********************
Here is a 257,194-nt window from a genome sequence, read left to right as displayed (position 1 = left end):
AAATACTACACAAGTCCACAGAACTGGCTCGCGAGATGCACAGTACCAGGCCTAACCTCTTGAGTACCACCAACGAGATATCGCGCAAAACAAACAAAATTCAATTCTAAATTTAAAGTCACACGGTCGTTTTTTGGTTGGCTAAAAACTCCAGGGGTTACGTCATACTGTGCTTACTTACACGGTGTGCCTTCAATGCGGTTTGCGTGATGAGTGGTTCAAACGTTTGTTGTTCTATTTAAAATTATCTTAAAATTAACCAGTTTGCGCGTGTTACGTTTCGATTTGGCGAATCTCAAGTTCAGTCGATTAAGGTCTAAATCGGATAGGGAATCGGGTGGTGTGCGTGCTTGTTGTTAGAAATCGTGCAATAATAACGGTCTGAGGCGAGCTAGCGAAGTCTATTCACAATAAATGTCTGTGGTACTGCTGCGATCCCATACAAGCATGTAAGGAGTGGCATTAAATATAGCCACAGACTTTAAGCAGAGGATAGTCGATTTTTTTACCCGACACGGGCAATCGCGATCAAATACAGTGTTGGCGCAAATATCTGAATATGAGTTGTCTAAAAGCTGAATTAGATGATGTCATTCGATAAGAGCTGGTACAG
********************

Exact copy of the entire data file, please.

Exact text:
Here is a 257,194-nt window from a genome sequence, read left to right as displayed (position 1 = left end):
AAATACTACACAAGTCCACAGAACTGGCTCGCGAGATGCACAGTACCAGGCCTAACCTCTTGAGTACCACCAACGAGATATCGCGCAAAACAAACAAAATTCAATTCTAAATTTAAAGTCACACGGTCGTTTTTTGGTTGGCTAAAAACTCCAGGGGTTACGTCATACTGTGCTTACTTACACGGTGTGCCTTCAATGCGGTTTGCGTGATGAGTGGTTCAAACGTTTGTTGTTCTATTTAAAATTATCTTAAAATTAACCAGTTTGCGCGTGTTACGTTTCGATTTGGCGAATCTCAAGTTCAGTCGATTAAGGTCTAAATCGGATAGGGAATCGGGTGGTGTGCGTGCTTGTTGTTAGAAATCGTGCAATAATAACGGTCTGAGGCGAGCTAGCGAAGTCTATTCACAATAAATGTCTGTGGTACTGCTGCGATCCCATACAAGCATGTAAGGAGTGGCATTAAATATAGCCACAGACTTTAAGCAGAGGATAGTCGATTTTTTTACCCGACACGGGCAATCGCGATCAAATACAGTGTTGGCGCAAATATCTGAATATGAGTTGTCTAAAAGCTGAATTAGATGATGTCATTCGATAAGAGCTGGTACAG